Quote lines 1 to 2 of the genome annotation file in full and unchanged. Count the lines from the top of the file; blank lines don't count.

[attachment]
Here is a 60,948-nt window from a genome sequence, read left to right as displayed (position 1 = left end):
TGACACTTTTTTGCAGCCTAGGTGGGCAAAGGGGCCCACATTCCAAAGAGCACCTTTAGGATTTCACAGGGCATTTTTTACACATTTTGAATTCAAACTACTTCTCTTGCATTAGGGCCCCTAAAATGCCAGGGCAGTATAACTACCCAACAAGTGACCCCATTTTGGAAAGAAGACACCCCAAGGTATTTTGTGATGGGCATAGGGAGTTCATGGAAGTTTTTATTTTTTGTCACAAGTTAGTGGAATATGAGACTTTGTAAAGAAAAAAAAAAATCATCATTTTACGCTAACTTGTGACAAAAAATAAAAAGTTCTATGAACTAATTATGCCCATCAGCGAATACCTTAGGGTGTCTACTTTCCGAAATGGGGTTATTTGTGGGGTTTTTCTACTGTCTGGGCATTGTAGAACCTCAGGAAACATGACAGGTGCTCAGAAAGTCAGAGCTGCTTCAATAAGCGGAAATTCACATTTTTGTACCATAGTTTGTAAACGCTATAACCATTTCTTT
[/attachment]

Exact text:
Here is a 60,948-nt window from a genome sequence, read left to right as displayed (position 1 = left end):
TGACACTTTTTTGCAGCCTAGGTGGGCAAAGGGGCCCACATTCCAAAGAGCACCTTTAGGATTTCACAGGGCATTTTTTACACATTTTGAATTCAAACTACTTCTCTTGCATTAGGGCCCCTAAAATGCCAGGGCAGTATAACTACCCAACAAGTGACCCCATTTTGGAAAGAAGACACCCCAAGGTATTTTGTGATGGGCATAGGGAGTTCATGGAAGTTTTTATTTTTTGTCACAAGTTAGTGGAATATGAGACTTTGTAAAGAAAAAAAAAAATCATCATTTTACGCTAACTTGTGACAAAAAATAAAAAGTTCTATGAACTAATTATGCCCATCAGCGAATACCTTAGGGTGTCTACTTTCCGAAATGGGGTTATTTGTGGGGTTTTTCTACTGTCTGGGCATTGTAGAACCTCAGGAAACATGACAGGTGCTCAGAAAGTCAGAGCTGCTTCAATAAGCGGAAATTCACATTTTTGTACCATAGTTTGTAAACGCTATAACCATTTCTTT